Tynwald, Isle of Man
Oldest parliament in the world
Dating back over 1,000 years to the time of the Vikings, the High Court of Tynwald is the oldest parliament in the world in continuous existence and the only tricameral parliament in the Commonwealth.
Tynwald has two branches: the lower 24-Member House of Keys, directly elected by the people of the Island; and the upper Legislative Council, of which eight Members are indirectly elected and three sit ex officio. These two branches sit separately each Tuesday to formally question the Government and to consider primary legislation for the island.
The Hansard team comprises six members of staff, producing verbatim reports for all three Chambers and for committee oral evidence hearings. Their work involves digital recording, electronic logging, webcasting and Twitter feed, and editing an accurate transcript using ASR-produced text for online publication.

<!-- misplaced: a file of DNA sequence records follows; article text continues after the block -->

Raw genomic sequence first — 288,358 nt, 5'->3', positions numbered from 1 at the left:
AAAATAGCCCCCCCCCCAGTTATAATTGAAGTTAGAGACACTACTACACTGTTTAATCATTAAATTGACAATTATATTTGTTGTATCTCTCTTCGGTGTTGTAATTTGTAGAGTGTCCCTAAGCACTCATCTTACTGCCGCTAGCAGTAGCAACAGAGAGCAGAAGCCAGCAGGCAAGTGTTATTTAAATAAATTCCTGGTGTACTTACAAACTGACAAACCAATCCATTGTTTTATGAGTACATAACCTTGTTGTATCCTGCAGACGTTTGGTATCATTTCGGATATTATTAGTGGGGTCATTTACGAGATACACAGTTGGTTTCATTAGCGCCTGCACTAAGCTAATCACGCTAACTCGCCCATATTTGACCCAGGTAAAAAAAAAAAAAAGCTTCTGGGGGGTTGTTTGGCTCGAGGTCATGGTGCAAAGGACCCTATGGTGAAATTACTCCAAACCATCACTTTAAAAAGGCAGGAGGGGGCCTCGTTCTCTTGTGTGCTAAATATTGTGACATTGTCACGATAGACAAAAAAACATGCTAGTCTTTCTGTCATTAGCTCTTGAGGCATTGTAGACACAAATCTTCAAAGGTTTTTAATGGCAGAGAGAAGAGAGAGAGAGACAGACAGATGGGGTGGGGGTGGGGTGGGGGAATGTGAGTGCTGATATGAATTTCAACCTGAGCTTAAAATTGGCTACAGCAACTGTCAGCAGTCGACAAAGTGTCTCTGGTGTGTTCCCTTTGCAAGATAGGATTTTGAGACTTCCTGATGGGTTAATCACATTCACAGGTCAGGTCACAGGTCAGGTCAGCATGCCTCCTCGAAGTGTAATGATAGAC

We work closely with several other small jurisdictions. We draft Hansard reports for their assemblies and committees as part of our international Hansard services.
How it works
Once a month, the House of Keys and the Legislative Council come together as Tynwald Court, sitting for up to three days, including evenings. Members approve secondary legislation, and keep a check on Government activity through oral and written questioning and policy debate.
On 5 July at St John’s, Tynwald sits in the open air for Tynwald Day. Acts passed during the parliamentary year are promulgated to the public from Tynwald Hill in both English and Manx Gaelic.
There are several standing committees for the three Chambers, and select committees are regularly set up to investigate specific issues.